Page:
On Dust by Yvonne Adhiambo Owuor (Kwani? 2013)

Yvonne Adhiambo Owuor ( © Esther Ashieng Onyango)

I’m delighted to have finally read Yvonne Adhiambo Owuor’s debut novel, Dust. Finally, because it took all of two years to get it. It was released in Nairobi, by Kwani? , in 2013, just after I left the city following the GRANTA Workshop at which the Jalada Writers Cooperative kerneled itself. I was only able to get a copy two years later courtesy of the South African novelist Zukiswa Wanner, during a second trip to Kenya a few weeks ago.

Dust is the story of a family and its secrets, all unraveling after the murder of a young man, Odidi Oganda, by police on the streets of Nairobi. It follows the impact of this on his retired policeman father, Nyipir, his artist sister, Arabel Ajany, and on a wider cast of international characters united, fatally more often, by the careering chaos of Kenya’s history. The novel dips back to the time before independence, through the definitive assasination of Tom Mboya, up to the contemporary post electoral violence (2007). Ms. Owuor weaves the story of her country so cleverly and delicately, in sentences and with a style that knows the value of each word yet is luxurious with its language. And this threading, for we are weaving a history here, of desire and betrayal and loss, hangs on the skeleton of a plot that does not let up. The prose is effective, the language luxurious, and there is not a spare paragraph that can be skimmed over. The silences of each character is significant, these are not the tricks of a puisne author, just as the words of every character, and such characters they are, all mad, all true. . .the words of every character are fraught for this is a writer who knows, and one who knows everything.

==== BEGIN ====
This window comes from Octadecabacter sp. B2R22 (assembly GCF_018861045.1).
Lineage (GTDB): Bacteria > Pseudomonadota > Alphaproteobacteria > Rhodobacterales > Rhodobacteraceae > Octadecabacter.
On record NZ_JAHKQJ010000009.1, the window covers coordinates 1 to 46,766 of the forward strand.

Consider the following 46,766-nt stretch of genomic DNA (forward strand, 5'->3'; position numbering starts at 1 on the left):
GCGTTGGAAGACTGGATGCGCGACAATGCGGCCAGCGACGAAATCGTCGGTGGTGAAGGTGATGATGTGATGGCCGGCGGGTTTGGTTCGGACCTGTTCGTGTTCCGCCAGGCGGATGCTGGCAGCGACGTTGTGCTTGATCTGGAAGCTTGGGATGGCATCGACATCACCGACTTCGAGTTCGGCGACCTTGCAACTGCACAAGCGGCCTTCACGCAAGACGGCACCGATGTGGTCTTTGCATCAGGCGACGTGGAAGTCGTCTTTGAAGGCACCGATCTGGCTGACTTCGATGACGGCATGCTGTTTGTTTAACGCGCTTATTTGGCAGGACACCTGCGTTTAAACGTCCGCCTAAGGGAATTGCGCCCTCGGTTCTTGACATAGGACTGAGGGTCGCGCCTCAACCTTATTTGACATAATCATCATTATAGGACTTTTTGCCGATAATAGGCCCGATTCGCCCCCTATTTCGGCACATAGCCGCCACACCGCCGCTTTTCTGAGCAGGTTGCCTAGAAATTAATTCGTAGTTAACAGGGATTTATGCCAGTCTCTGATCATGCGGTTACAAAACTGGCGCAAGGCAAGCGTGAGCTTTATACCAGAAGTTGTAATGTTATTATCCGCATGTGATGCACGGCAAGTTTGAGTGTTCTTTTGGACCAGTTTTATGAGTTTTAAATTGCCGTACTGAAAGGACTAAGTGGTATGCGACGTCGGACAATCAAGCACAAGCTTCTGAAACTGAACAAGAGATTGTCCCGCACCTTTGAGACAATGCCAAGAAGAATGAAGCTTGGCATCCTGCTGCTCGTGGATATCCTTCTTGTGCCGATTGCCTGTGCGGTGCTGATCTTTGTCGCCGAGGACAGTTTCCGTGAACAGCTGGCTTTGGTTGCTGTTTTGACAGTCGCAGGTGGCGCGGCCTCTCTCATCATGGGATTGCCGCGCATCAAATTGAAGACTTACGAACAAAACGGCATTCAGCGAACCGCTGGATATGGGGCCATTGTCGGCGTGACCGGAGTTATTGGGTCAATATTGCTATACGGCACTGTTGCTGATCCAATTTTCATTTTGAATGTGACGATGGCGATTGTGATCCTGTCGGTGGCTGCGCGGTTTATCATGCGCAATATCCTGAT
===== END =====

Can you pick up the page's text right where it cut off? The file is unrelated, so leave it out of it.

Dust is a story about each of our countries, our countries the lines we have drawn on the face of this island called Africa. The novel mirrors what our fathers have done, what is left of the ugliness they have built at the cost of so much blood and potential. Listen–

“His mind tumbles back to a different time, when brother, son, mother, father sealed family members in rooms and huts and set these alight in honour of covenants of terror that guaranteed silence: If I speak, may the oath kill me. Much later, the horror was painted over and replaced with myths of triumph, repeated, repeated again, then adorned in all seasons of retelling. Nyipir waited for the inheritors of these silences to call out the names of their undead dead. Not a word. Now, fifty years later, the murdered were shrieking from earth tombs of enforced, timeless stillness, wailing for their forgotten, chopped-up lives.”

A novel like this, side by side with the Ugandan novel Kintu by Jennifer Nansubuga Makumbi, makes my argument for a shared African reality easier to make. This reality teems with stories–of Lagos and Kampala, the Chad and Turkana–that have a common human, African core. A space authentic enough to question in endless creative ways within its own ever expanding frames. What does Nigeria mean? What does Kenya mean? This is a story of my generation engaging with the hideous reality we find our parents have built for us. Wuoth Ogik, the homestead in Turkana, which forms the microcosm of Africa is thus our uniform, belaboured heritage. Dust is fiction that will resonate with the young in any African country, for we see clearly our Nigerias and Eritreas in Yvonne Adhiambo Owuor’s Kenya.